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The Persuasive Speaking Guide: Part 1: Persuading the Authentic Way

Ginger Leadership Communications

Persuasive speaking is feared by many as being manipulative or pushy. But what if you could learn persuasive speaking in a way that felt completely natural, completely authentic and completely sleaze-free?

Ginger’s 4-part persuasive speaking guide will show you how to be a more influential speaker, without that life-sapping feeling of having to sell your soul to do it.

Persuasive Speaking Part 1: Persuasive Speaking – the Authentic Way

If you’re anything like I used to be, you’ll believe that to be good at persuasive speaking you must…

  1.              Change your personality
  2.              Manipulate people
  3.              Play hard-ball like a hard-nosed hard-person
  4.              Be pushy (close the deal, close the deal!)
  5.              Use jedi-like mind tricks or a 7-step formula of some sort

The general perception of persuasive speaking is that it’s difficult and it’s dirty. That it’s all about ‘lead generation’ and ‘adding zeros to your monthly income’ and ‘closing the deal’. And frankly, that’s why I ran a mile from it all for the first part of my professional life. I felt that I’d much rather do what I’m passionate about than have to ‘lower’ myself to persuading other to buy my product or support my cause or do something differently.

Being persuasive is sales, right? And sales is a bad word.

It didn’t help my business much. I ended up being too pushy because I was nervous, which sent people running, or, (usually) I completely avoided trying to be persuasive at all. I can’t count the number of times I finished a speech, talk or workshop with something like “Well, thanks for a wonderful evening, I hope you enjoyed it”, rather than persuading my audience to a next step that would benefit both them and me.

I realised that the hardball persuasive speaking techniques don’t work – at least not in the long term (the audience will always realise if they’ve been manipulated) and certainly not for me. But what I discovered next was that there is an altogether better, more authentic route to persuasive speaking…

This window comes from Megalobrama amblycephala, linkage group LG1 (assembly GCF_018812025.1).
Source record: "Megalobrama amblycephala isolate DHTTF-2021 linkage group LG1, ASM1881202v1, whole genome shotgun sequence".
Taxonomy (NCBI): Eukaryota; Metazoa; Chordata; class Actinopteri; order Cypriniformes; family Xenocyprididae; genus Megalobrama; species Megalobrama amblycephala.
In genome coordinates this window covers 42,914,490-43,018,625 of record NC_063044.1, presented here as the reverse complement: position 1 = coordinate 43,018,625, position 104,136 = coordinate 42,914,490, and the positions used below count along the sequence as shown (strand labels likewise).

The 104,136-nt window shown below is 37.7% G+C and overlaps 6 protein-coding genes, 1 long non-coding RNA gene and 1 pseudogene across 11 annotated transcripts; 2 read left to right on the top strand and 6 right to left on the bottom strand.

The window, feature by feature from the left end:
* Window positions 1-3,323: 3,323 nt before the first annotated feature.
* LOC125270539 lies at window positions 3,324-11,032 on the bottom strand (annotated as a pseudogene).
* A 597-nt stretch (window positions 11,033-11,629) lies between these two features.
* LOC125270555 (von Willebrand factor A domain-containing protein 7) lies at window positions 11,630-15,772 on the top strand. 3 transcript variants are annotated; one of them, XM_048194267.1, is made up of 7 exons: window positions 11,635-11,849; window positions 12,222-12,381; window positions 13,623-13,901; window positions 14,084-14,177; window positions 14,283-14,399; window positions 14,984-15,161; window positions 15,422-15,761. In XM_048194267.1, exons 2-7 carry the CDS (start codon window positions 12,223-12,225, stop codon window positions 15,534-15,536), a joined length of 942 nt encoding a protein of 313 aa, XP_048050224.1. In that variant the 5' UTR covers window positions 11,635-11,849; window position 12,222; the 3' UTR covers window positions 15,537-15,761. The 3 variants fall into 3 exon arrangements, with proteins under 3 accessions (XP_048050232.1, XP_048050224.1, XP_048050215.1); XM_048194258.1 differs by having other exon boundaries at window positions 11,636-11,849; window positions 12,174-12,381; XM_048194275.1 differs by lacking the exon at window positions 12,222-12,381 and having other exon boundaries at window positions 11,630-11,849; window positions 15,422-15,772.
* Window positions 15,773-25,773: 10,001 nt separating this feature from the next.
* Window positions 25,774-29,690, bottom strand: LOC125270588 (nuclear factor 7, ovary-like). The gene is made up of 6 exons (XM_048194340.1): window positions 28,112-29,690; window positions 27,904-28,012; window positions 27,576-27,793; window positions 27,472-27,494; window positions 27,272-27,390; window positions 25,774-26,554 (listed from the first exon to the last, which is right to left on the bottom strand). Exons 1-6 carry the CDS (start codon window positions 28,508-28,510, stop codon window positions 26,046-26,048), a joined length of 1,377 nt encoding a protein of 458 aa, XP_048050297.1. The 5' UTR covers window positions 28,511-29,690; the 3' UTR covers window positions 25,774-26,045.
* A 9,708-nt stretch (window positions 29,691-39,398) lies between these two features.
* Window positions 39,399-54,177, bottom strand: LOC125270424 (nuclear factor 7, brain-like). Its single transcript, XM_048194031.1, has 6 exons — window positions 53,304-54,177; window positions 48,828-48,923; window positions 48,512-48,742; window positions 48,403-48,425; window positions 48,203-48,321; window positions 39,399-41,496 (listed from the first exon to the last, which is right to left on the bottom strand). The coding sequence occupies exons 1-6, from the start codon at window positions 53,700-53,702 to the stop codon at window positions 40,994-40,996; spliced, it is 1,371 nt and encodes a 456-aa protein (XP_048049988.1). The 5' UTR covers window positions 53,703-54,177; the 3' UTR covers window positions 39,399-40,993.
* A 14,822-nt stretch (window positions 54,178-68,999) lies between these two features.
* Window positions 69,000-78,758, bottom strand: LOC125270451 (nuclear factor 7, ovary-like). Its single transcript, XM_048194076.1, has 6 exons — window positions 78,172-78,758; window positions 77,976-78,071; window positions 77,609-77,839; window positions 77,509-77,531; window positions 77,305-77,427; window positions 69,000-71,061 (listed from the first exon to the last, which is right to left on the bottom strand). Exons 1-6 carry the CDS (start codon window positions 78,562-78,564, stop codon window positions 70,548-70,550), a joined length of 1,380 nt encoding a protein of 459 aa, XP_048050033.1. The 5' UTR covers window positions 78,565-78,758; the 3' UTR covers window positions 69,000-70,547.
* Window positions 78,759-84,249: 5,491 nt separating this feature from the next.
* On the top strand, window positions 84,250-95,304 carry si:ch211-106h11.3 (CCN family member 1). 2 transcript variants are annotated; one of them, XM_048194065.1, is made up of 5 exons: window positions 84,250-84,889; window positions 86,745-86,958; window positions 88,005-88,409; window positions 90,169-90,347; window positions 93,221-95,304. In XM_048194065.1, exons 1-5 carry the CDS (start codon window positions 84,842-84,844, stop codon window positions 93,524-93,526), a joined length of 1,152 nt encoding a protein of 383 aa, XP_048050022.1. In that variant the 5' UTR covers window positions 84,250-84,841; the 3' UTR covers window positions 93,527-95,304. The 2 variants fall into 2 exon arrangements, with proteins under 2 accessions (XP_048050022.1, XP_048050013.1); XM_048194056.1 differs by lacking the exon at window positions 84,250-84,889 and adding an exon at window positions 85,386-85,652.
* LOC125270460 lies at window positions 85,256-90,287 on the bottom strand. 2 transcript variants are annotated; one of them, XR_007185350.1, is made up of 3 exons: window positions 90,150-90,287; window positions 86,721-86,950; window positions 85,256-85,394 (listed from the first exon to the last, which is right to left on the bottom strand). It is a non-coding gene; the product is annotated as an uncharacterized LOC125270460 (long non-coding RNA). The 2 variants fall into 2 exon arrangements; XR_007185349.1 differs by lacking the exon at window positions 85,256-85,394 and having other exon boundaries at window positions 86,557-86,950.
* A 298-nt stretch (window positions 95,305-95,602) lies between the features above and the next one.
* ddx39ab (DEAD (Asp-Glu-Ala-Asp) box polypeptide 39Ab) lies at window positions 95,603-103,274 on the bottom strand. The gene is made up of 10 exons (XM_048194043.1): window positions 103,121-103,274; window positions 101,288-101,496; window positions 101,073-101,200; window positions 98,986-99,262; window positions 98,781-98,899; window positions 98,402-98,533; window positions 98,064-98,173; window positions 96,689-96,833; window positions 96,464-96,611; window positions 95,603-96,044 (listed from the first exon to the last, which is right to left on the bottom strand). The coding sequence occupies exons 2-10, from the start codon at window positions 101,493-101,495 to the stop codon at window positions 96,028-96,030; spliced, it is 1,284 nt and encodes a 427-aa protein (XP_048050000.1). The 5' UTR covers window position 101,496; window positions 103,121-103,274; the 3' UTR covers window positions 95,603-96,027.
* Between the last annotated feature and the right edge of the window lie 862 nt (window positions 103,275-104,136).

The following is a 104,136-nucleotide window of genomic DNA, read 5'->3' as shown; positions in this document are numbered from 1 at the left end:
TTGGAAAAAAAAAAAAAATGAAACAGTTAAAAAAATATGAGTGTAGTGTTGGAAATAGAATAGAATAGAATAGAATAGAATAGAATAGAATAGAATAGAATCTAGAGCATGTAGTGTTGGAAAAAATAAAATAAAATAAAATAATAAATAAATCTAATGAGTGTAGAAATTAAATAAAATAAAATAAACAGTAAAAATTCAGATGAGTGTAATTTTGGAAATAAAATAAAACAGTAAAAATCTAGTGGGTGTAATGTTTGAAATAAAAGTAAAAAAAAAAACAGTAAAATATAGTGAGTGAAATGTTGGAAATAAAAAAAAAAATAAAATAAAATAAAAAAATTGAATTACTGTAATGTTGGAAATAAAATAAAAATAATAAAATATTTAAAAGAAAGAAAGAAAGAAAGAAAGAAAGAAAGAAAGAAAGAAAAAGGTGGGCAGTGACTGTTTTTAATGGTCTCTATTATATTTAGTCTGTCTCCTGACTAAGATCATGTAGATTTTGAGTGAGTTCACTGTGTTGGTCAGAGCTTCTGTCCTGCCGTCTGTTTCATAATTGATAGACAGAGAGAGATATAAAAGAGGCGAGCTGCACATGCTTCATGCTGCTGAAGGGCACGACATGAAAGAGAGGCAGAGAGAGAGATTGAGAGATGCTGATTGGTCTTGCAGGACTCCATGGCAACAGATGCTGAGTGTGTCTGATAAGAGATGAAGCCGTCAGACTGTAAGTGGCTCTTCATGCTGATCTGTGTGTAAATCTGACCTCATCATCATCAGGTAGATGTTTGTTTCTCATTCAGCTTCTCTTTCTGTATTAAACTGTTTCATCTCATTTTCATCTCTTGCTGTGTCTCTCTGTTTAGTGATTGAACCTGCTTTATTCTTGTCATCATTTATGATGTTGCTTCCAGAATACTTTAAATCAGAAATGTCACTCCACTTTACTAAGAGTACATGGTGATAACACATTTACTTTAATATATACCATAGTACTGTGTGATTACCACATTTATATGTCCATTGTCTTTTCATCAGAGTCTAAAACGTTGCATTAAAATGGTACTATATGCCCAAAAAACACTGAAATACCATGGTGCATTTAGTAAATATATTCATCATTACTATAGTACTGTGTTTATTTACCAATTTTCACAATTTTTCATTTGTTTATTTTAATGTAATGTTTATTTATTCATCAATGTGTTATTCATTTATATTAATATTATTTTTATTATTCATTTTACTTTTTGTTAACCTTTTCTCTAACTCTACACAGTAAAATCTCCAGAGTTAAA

There is another way of persuasive speaking – and it comes from within you.

Truly Persuasive Speaking is Authentic Speaking

These days, my approach to persuasive speaking is to stop thinking of it as pushing your agenda and to start to see it as allowing the space for people to connect with the full power of your message. It’s a shift from constantly worrying about your own aims, your own ‘bottom line’ and your own ego, to seeking to benefit others.

The first thing I noticed with this simple shift in attitude was that my confidence leapt. I wasn’t selling any more; but allowing people to see the value in what I do.

The next thing I noticed was that people started coming to me, rather than that soul-sapping feeling of trying to chase them down the street. This shift in outcome comes from a shift in what you’re putting in. It’s no longer about you – it’s about your message.

Command attention on stage – not for yourself, but for the power of your message.

Derailing the Persuasive Speaking myth:

I noticed that persuasive speaking carries with it a whole load of baggage that puts people off from trying. So I developed my own rules of persuasive speaking that derail everything we think is true about being persuasive speakers.

Authentic persuasive speaking rules:

  • Don’t change your personality: find the power that already exists within you (Anything else will make you seem fake)
  • Don’t manipulate your audience: serve them.
  • Don’t play ‘hard ball’: connect with your audience and let your authenticity shine out (People connect with people, not Sales robots)
  • Don’t be pushy, but don’t flake out on persuading either – confidently show them what you have and let them come get it.
  • Don’t use jedi-like mind tricks or the latest 7-step formula: find what you believe in enough to persuade people about and stick to it (copy-cats never influence as much as unique leaders).

Change the rules and you can be persuasive AND positive.

This is the new approach to persuasive speaking that we’re going to talk more about in the next four parts of the Persuasive Speaking Guide. Watch this space.

We’d love to hear your experiences….

What are your experiences with persuasive speaking? Does it make you nervous? Do you avoid ‘selling’ your product or idea at all costs? Do you cringe at the idea of ‘bothering’ people? Get involved and share your stories in the comments section below.

Ginger Leadership Communications

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